I hope he gathered some good evidence and really goes through with crusade. The Arabs can't have it both ways. They can't have their cake and eat it too. They can't scream for equality, then scream that they don't have to equally abide by the laws of the country. And, we have to be willing and have the courage to fight them and stand up for the rule of law. We can't allow ourselves to be held hostage by fellow citizens just because of their threats of violence. If there is no rule of law, then there is no democracy. Equal rights for all also means equal obligation for all. Anything less wouldn't be just.

9 Comments:

At 4:11 PM, Blogger amechad said...

On one hand, you are 100% correct.
OTOH, Marzel is a crazy right wing ex-Kahanist. I blame him (but I may be wrong) for the reason why Herut under Michael Kleiner didn't win any seats in the past election.

 
At 1:28 AM, Blogger Ezzie said...

Marzel isn't as crazy as people make him out to be (okay, he's my best friend's cousin, so I'm biased). OTOH, my friend wouldn't vote for him.

Fascinating post.

 
At 10:19 AM, Blogger Jameel @ The Muqata said...

Hey OC - Great Post!

Its funny -- I have Baruch's cellnumber in my mobile's phonebook.

However, here are a few random samples as well, to show you I'm totally equal opportunity :-)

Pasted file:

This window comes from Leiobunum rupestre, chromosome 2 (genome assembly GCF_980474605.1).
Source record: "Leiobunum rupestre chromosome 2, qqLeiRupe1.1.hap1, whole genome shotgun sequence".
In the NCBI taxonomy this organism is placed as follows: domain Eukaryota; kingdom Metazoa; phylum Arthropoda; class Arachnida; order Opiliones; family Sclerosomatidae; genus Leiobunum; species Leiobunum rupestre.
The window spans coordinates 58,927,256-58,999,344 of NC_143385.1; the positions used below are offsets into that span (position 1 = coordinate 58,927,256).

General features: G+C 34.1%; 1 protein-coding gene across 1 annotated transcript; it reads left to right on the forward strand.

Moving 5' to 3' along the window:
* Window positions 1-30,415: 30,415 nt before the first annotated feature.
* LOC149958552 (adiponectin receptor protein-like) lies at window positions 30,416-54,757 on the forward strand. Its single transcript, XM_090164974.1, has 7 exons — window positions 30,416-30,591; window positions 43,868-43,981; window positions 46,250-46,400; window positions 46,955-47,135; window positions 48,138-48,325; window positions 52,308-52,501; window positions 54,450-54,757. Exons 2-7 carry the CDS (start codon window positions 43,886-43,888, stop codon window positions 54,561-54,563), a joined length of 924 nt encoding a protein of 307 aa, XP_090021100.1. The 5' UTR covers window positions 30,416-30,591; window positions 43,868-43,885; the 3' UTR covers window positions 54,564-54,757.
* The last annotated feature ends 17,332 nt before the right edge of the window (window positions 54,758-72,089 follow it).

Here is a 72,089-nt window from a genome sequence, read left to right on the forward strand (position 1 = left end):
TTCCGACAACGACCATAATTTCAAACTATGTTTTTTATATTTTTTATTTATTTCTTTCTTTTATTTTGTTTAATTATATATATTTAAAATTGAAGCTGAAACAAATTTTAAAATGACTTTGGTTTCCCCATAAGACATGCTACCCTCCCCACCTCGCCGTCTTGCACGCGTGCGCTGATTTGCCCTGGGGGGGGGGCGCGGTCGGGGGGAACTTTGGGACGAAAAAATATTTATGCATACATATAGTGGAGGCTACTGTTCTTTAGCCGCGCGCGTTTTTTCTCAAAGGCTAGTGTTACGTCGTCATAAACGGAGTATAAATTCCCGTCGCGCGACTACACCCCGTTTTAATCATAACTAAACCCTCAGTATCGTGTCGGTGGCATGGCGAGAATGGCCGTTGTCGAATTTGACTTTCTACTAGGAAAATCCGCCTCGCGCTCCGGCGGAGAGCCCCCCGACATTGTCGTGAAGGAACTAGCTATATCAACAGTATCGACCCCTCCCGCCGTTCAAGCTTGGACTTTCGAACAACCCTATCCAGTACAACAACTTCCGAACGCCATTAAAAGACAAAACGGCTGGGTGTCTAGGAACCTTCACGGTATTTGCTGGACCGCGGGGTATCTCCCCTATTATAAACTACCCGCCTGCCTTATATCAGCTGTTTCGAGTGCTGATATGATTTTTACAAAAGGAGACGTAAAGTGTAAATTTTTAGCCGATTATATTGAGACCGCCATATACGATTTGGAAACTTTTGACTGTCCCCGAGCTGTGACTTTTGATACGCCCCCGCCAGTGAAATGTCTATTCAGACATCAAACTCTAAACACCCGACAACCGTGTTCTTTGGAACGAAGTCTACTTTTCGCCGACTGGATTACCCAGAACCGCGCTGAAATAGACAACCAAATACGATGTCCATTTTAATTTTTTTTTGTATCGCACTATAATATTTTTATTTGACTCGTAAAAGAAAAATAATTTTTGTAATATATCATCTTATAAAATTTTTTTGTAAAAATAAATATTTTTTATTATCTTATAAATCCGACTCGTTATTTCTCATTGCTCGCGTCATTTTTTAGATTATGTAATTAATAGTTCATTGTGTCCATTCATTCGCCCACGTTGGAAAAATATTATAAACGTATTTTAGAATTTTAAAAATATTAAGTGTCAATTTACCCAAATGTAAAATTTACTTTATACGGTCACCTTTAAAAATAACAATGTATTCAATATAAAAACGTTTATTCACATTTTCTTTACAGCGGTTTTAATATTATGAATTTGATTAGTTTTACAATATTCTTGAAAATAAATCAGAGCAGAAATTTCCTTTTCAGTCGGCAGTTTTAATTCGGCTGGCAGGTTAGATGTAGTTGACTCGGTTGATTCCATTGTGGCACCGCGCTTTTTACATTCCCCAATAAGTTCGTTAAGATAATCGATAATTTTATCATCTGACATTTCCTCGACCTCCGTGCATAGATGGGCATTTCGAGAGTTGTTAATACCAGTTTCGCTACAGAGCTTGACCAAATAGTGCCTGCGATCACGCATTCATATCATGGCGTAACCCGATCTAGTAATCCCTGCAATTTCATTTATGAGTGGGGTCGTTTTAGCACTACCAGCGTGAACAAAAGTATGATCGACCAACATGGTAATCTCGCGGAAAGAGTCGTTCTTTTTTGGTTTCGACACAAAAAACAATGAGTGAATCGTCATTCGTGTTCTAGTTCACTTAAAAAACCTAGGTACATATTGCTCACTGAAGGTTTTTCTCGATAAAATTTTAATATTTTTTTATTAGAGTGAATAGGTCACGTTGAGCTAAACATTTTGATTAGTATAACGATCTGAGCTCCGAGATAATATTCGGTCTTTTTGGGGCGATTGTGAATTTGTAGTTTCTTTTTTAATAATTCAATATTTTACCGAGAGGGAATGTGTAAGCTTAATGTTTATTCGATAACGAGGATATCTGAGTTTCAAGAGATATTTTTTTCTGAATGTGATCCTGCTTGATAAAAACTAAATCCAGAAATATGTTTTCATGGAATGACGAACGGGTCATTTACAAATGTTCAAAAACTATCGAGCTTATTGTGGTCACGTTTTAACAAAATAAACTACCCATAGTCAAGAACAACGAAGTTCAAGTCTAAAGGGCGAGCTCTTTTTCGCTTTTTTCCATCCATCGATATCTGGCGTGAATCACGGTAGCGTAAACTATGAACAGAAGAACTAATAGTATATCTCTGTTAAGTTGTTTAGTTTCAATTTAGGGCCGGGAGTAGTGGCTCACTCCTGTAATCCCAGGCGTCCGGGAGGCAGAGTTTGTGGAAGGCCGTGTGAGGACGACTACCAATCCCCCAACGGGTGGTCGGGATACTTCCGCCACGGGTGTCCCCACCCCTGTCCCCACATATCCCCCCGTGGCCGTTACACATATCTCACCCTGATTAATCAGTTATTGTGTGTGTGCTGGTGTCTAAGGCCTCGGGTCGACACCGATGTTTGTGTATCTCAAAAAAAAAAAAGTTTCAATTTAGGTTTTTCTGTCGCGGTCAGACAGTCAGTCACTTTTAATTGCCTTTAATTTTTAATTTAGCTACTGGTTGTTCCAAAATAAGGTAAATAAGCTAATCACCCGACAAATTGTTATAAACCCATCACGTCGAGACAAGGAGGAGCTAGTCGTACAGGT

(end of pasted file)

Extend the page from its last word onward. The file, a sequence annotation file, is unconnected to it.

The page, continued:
Ahmed
Amshi
Anxo
Baruch Marzel
Fuad
Guido
Hamal HaChativa
Herzog
La Gondoloa
Kippa Freak
Rashma
Sensei
Uri - madrich terror

(All the above are exactly as they appear in my phone book...)

 
At 11:21 AM, Blogger Rafi G said...

Marzel is right wing and a (former) Kahanist, but he is in no way crazy.
I had the opportunity to meet and speak with him a couple of years ago and I spent a shabbat lunch with him in his "house" in tel Rumeida in hebron.
Marzel is brilliant and at the same time a tzaddik. Everything he does is purely out of genuine concern for the jews. He is a tremendous Baal Chesed and feeds tens of soldiers in his house every shabbat, and sends food and drinks to the ones in the area who are too far away to come to him (stationed at checkpoints). His cincern is genuine and if you do not automatically discount him but pay attention to what he says, you will see that usually his claims are completely rational and logical.

 
At 12:55 PM, Blogger Olah Chadasha said...

Am and Ezzie, I have no idea if he crazy or not. I really don't know that much about him or his history. I only started reading up about him after he started this campaign.

Jameel, thanks, and I knew you would know who he is. That's why I mentioned you!

Rafi, I really hope that means that even if he doesn't get elected he's going to continue this campaign against illegal housing, equally.
-OC

 
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At 12:50 PM, Blogger Sue said...

Is there any way to email you directly? We are moving to Eshchar this summer and would love to ask a few questions.